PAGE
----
Seifsa President Bemoans Slow Pace Of Transformation
Delivering his presidential address, Pimstein urged companies “to embrace change and advocate for transformation”.
He said that it reflected poorly on South Africa that the country was placed number 165 out of 175 countries currently reflecting an economic growth rate better than zero. This growth rate, he said, was around the same position as that of the Republic of Congo, but significantly below rates experienced in Ethiopia (7,5%), Tanzania and Senegal (6,8%), Ghana (5,8%), Malawi and Mozambique (4,5%), Botswana (4,1%), Namibia and Egypt (3,5%) and even Zimbabwe (2%).
Pimstein explained that South Africa’s share of the global economy was declining year on year, with the country’s position aggravated by the fact that “our economic growth continues to weaken whilst the rest of the world’s is improving”.
Pimstein added that failure to respond to allegations of State capture and corruption, ineffective Boards and delinquent management, political (and other) appointees that disregard accountability, integrity and competence as non-negotiable elements of office, selective law enforcement, absence of a sound strategic plan to recover from junk status, inability and/or reluctance to eliminate wasteful expenditure by organs of the State, shocking audit revelations from the Auditor General, ill-considered regulatory impositions and attacks on independent institutions such as the South African Reserve Bank would be alarming if considered individually.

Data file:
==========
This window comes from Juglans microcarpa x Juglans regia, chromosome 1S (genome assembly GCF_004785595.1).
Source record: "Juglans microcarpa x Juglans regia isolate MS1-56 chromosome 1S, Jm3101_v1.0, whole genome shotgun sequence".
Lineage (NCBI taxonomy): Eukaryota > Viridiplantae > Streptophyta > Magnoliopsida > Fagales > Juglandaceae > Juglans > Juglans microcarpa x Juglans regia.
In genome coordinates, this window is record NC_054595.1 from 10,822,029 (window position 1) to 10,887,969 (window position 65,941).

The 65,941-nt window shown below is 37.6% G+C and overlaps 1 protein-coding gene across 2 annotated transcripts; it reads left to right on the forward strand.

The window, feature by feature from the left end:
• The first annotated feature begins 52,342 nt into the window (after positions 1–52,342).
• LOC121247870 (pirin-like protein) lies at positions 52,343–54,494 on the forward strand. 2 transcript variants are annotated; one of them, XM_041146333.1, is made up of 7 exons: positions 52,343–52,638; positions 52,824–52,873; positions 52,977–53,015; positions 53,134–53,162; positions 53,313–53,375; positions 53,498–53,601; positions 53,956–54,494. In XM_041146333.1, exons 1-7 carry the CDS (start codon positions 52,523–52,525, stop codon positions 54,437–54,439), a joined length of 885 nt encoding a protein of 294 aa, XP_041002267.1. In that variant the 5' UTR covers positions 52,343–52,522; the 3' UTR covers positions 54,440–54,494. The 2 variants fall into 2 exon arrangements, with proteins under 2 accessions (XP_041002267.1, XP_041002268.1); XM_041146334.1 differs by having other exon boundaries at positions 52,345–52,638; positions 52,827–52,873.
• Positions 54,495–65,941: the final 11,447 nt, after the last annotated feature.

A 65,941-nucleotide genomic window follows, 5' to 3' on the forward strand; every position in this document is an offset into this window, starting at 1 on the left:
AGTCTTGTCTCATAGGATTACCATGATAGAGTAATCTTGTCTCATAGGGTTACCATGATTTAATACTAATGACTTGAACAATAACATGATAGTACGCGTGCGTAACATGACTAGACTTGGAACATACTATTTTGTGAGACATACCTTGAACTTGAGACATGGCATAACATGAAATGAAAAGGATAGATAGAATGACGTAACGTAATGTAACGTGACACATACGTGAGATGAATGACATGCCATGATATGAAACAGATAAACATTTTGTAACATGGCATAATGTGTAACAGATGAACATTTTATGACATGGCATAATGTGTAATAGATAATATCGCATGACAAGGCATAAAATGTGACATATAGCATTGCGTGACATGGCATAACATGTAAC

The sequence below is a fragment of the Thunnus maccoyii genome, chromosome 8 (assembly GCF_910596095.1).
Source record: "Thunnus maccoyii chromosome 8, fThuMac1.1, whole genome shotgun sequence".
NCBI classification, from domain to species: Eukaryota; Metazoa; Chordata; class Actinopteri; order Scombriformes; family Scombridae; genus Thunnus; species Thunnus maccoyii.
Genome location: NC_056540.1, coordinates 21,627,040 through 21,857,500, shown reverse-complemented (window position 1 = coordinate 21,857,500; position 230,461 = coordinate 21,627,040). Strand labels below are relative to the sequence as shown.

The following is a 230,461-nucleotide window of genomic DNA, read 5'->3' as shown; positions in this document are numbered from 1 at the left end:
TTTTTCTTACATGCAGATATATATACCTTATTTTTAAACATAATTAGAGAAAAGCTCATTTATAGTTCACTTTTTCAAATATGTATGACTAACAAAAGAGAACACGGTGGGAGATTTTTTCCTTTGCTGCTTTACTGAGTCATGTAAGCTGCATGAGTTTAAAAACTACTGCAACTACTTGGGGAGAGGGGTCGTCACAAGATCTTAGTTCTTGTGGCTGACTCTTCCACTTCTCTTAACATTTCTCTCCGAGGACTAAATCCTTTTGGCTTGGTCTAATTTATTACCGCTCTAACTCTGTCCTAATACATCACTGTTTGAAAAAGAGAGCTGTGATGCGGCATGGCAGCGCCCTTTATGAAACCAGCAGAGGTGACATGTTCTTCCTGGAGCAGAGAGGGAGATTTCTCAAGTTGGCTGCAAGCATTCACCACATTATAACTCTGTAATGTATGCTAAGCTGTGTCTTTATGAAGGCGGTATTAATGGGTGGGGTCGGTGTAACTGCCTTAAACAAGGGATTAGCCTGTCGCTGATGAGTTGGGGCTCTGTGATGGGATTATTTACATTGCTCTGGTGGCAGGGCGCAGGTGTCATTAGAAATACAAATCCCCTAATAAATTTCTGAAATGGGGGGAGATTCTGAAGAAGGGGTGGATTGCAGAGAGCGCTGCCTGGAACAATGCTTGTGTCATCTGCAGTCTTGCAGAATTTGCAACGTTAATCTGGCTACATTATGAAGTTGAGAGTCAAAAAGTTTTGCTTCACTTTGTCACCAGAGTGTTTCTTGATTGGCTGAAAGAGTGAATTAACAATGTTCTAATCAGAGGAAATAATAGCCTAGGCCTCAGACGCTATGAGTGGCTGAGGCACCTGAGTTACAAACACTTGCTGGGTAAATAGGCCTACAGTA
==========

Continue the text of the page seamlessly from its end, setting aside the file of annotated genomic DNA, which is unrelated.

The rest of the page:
Guest speaker JP Landman added that South Africa’s increase in population growth and a concomitant 1.23% increase in immigration had contributed to the decline in economic growth from 1.5% in 2014 to a possible 0,7% in 2017.
Professor Landman said that he remained optimistic about the country’s future because of a number of institutional and open-society forces in the country, such as the ability to replace the government, a free and pluralistic media, an independent judiciary and an outspoken civil society, among others.
“The bottom line for growth in South Africa would be a journey from traditionalism to modernism. To get onto this journey, the country needs to embrace the world by selling the world what it wants and taking what it can give you,“ he argued.